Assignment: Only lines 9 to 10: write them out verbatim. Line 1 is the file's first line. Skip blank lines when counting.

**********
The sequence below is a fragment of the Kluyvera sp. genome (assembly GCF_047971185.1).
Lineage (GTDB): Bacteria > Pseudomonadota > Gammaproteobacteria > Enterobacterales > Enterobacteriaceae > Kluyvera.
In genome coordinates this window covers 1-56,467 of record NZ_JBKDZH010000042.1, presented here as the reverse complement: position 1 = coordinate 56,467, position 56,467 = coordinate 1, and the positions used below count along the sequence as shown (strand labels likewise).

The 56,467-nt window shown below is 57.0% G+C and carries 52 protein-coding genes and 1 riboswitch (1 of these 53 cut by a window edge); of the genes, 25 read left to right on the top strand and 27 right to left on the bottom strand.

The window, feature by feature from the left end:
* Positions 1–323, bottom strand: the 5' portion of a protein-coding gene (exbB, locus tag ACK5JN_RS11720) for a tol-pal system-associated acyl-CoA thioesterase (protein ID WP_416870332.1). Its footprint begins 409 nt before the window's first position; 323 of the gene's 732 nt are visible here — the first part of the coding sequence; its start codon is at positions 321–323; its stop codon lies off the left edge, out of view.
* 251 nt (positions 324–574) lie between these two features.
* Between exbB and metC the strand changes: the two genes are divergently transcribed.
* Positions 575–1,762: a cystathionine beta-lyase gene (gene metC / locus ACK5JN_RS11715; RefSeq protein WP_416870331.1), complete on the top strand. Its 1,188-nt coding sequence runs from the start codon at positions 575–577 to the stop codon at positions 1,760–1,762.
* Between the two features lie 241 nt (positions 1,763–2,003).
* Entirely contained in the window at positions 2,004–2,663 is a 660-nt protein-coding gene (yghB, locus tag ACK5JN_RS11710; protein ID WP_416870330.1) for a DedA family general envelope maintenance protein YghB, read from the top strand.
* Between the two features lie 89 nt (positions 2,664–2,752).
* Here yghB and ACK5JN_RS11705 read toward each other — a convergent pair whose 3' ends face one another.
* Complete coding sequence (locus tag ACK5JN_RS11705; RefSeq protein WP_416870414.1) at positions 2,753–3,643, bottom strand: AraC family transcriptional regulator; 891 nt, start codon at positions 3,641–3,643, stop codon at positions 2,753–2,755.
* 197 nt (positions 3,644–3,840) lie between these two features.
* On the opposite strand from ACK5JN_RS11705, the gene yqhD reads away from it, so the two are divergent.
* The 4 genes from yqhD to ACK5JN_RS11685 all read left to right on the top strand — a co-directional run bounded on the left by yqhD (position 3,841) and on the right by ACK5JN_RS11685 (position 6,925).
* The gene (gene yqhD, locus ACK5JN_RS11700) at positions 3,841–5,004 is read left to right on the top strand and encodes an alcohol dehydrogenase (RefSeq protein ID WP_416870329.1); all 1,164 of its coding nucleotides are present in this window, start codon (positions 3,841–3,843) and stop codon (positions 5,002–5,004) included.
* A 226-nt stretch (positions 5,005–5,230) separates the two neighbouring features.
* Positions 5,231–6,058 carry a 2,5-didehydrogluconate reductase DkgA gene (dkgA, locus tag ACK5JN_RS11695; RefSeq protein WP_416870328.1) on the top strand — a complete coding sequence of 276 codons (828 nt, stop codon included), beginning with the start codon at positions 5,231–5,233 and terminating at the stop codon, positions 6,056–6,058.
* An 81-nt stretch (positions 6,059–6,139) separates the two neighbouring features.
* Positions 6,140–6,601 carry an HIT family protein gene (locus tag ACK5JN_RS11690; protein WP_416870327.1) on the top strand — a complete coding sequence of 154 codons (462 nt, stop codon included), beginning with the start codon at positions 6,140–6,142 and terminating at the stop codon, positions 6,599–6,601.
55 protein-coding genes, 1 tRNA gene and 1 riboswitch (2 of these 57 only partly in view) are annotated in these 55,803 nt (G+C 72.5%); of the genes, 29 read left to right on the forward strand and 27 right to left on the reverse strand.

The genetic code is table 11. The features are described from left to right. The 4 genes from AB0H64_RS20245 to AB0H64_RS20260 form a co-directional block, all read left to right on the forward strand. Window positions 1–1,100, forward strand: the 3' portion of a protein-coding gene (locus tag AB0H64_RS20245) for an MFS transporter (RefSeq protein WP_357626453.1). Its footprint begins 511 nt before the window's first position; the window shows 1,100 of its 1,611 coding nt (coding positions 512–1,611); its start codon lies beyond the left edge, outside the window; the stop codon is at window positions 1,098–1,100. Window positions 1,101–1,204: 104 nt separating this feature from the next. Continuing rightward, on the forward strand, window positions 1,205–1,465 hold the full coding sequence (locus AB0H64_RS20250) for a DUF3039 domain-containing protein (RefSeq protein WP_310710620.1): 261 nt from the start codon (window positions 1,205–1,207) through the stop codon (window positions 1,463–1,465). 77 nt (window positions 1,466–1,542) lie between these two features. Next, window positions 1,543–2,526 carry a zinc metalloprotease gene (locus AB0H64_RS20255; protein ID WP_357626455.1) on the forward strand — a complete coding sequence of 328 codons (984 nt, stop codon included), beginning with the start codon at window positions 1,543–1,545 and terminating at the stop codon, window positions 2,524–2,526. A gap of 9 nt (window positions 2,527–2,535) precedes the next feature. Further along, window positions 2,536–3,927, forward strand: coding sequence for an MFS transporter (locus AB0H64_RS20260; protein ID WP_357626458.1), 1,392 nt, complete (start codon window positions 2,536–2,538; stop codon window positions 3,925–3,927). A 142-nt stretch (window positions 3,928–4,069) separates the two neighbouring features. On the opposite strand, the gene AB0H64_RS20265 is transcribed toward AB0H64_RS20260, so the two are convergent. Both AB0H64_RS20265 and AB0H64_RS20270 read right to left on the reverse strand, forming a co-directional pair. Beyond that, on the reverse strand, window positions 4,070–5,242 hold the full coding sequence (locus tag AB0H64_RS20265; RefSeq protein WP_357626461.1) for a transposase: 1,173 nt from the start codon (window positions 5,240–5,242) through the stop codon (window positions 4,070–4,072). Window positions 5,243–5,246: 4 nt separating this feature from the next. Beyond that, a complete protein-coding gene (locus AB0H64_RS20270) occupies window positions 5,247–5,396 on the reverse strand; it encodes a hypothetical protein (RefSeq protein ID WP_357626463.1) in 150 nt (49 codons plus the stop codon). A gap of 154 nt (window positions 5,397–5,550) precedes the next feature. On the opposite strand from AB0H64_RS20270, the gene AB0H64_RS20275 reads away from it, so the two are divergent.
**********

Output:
* Positions 575–1,762: a cystathionine beta-lyase gene (gene metC / locus ACK5JN_RS11715; RefSeq protein WP_416870331.1), complete on the top strand. Its 1,188-nt coding sequence runs from the start codon at positions 575–577 to the stop codon at positions 1,760–1,762.
* Between the two features lie 241 nt (positions 1,763–2,003).